Children’s Theatre of Annapolis started small, in the living room of June Young Davis, one of a group of theater-minded friends. For years, Davis wrote and produced every show because the shoestring company couldn’t afford to pay royalties for professional plays.

Over 47 years, thousands of children have dared to try and have practiced their paces in the company’s two annual shows and workshops. In addition to acting, kids tackle auditioning, costuming, lighting and props. Then they stage their own show.

Parents help out producing, directing, fundraising, costuming, building sets, managing props, selling tickets and running publicity. Many outlast their children in the company.

Vice president Bill Smith’s daughter graduated eight years ago, yet he still plans layouts and designs sets. Bob Rude, the longest serving board member and current membership specialist, joined in 1978.

Experienced older teens often work alongside their parents. High school seniors, Konick, Christopher Engler and Johnathon Grubbkruger have acted for years with the company. For last spring’s show, Honk!, they moved up to be assistant directors.

“We have a mix of volunteers,” says Martha Gardner, the president of Children’s Theatre of Annapolis. “Each one adds a new perspective.”

The newest perspective is added by Kathy Swekel, the company’s first executive director, at work since November. A local youth director, Swekel has been a producer in premiere venues, including the Kennedy Center and Carnegie Hall.

Next fall, Swekel will lead the company into a new 256-seat theater under construction at Bay Head Park, on a former Nike missile base.

“Building their own facility is a big deal for a small non-profit, especially a youth-based program,” she said.

Bye Bye Birdie

Ned Kimble, a senior at Annapolis High School, steps into the past as teen idol Conrad Birdie. His rich voice and dreaded departure by draft have the nation’s girls in an uproar. Dancers and chorus scream their adoration, swooning as teens did, once upon a time.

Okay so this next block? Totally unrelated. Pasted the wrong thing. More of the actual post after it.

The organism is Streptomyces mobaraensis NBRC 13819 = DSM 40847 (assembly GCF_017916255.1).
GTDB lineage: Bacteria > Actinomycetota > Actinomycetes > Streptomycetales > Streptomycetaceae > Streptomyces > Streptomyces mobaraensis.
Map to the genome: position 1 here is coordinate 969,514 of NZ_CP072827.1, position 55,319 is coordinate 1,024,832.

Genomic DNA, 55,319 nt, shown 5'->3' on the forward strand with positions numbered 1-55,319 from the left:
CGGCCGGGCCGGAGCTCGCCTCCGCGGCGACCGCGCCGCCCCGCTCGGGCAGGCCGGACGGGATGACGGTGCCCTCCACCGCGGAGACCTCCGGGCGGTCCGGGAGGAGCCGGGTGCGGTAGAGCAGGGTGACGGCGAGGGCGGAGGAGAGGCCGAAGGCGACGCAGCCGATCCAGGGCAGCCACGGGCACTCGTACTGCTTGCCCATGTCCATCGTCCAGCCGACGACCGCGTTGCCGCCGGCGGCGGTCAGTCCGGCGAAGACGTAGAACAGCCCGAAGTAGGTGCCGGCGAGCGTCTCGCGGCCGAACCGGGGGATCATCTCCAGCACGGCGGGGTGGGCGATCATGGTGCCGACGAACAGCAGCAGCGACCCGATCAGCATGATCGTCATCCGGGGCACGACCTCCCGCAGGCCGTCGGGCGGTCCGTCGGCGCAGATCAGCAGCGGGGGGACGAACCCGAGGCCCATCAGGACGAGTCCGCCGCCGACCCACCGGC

Children’s Theatre of Annapolis actors have graduated to theater conservatories and colleges, and a few to Broadway.

Whatever their fame or fate or era, however they wore their hair, along the way they were teens, having all the fun.

Join the Show

Bye Bye Byrdie belongs to the older kids, 12 to 18. Come spring, younger students ages eight to 14 get their turn with Aladdin, Jr. Trying to be one of that cast will be Zach Konick, an eighth grader at Severn River Middle School.

“I feel comfortable with this company,” Konick says. “No one has ever been mean to me.”

See the Show

Bye Bye Birdie plays Jan. 5-7 & 12-14 at 7:30pm Fri; 2pm & 7:30pm Sat; 2pm Sun. at Pascal Center for the Performing Arts, Anne Arundel Community College $12 w/discounts: 410-757-2281; www.childrenstheatreofannapolis.org/shows.

Workshop for ages 8-15: Everything’s Groovy with Tiffany Shannon. 6-8:30pm Jan. 29-April 23. $290: www.childrenstheatreofannapolis.org/workshops.

Ages 8-14 audition for the Spring Show, Aladdin, Jr., Sat. Jan. 6, 9:30am–3pm; Mon. Jan. 8, 6-9pm at Belvedere Elementary School, Broadwater Rd. Arnold. Email: info@childrenstheatreofannapolis.

Dotty Holcomb Doherty of Annapolis is a regular contributor to Bay Weekly. Her last story was The Talent Machine Company’s Gift to Children (Vol. xiv, No. 49).